A responsive design simply mentions that the site acts and behaves the same, it just visually might be different to accomodate the device you are working on. Perfect. Except… some small issues.

A phone is not a phablet, a phablet is not a tablet, a tablet is not a TV, and a TV is not a desktop. It has nothing to do with resolutions; it has to do with interfaces. On a keyboard I have 102 keys, over a billion of different combinations of interactions, and multiply that by factor 8 if I add my mouse to it. My phone has about 12 with multi-touch, maybe 25, or what do I know, but also on a much smaller screen. My phone has a higher resolution than my tablet, which can, or can not, have a keyboard attached to it. My console has a controller, 12 buttons, about 860 different possibilities. Also, when I am behind my console I am sitting in a wingback chair, relaxed. Behind the desktop, I am at my desk, surrounded by four screens at the time. My phone? Anywhere… waiting at the gas pump in the car, in the train or simply a last check of the day in bed. My tablet? usually during breakfast to read up on the news.

Every device is simply a complete different thing, connected to a different use pattern and a different environment. Even though there is a Photoshop Touch, which is pretty good, it will not even get close to the regular Photoshop at my desktop. Of course, this is an unfair comparison, since Photoshop touch is only meant for small time edits, and the regular Photoshop is a powerhouse. But, it does put a spotlight on the issue.

In my opinion, if you work on a site, and you design, you design the experience. Not so much the site. And every device has, as pointed out earlier, a different use pattern. Although I do agree that you do not want to develop your production twice, you should also not sell yourself short by ‘just implementing a responsive design’ that simply make the site appear different on different devices.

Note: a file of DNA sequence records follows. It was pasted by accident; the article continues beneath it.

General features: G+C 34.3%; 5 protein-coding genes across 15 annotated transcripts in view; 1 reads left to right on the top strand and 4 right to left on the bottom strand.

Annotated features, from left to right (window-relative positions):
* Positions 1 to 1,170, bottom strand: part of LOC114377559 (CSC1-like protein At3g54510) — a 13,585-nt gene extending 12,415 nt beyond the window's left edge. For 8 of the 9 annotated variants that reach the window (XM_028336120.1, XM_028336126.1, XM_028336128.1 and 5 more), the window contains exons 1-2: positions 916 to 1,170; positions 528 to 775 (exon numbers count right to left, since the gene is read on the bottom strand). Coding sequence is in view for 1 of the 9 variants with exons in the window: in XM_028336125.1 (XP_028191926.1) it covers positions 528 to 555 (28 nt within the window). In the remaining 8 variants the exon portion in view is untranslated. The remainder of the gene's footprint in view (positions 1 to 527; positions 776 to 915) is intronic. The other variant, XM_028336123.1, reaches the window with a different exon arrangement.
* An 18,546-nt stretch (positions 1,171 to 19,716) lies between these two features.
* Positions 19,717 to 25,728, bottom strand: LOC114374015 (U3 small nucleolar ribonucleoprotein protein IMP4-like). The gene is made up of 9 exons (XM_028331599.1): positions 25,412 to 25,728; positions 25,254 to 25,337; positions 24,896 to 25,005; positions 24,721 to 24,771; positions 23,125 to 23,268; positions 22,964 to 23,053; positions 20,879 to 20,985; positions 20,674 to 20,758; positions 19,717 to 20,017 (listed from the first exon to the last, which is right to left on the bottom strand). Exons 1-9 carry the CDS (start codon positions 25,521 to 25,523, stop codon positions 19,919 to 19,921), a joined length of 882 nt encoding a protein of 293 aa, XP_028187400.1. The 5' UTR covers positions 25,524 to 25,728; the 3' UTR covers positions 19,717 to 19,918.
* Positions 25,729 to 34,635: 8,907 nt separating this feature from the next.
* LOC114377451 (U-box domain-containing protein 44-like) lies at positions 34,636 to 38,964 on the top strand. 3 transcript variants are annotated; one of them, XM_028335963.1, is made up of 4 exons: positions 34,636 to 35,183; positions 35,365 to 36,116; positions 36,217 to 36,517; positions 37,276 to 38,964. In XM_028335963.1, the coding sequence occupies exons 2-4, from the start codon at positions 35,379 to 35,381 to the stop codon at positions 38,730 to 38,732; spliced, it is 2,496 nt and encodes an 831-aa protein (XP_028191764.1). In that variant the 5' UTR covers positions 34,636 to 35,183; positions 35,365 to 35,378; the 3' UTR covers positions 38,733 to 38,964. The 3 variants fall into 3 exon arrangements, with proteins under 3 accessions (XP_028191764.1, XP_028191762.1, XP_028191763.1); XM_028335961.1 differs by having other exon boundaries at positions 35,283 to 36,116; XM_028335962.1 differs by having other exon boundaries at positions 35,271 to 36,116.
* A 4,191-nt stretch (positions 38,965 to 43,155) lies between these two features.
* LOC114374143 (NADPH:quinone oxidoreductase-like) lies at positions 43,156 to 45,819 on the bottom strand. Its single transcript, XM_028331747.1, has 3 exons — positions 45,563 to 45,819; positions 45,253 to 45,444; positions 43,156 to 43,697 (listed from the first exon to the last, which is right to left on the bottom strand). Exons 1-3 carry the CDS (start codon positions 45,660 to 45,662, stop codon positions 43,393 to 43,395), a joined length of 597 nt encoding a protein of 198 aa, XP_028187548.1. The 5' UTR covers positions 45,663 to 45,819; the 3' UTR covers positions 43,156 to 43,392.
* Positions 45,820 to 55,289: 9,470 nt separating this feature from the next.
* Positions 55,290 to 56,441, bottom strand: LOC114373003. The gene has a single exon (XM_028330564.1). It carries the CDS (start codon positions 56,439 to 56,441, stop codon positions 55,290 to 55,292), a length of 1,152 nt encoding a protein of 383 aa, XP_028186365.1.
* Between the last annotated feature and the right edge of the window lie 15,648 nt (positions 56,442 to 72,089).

True, Responsive design might be the right way to go for your project, but it is not automatically so because ‘the world asks for a responsive design’. In a lot of scenarios, a Responsive Design might be actually locking you down to create a better adaptable version of your website.

It is the same thing with all the ‘buzz words’ going around. Some stick, some die out over time. I love it how Netflix responded in Europe to the request of having downloadable files; their answer is that it is not going to happen. The reason is not that the technology is not available, but that the time and money spent in it now, will be useless since the speed of networks in Europe is growing so fast, that by the time they are well finished, it is something that no one is asking for anymore. It is not worth it to always do exactly what people want right now.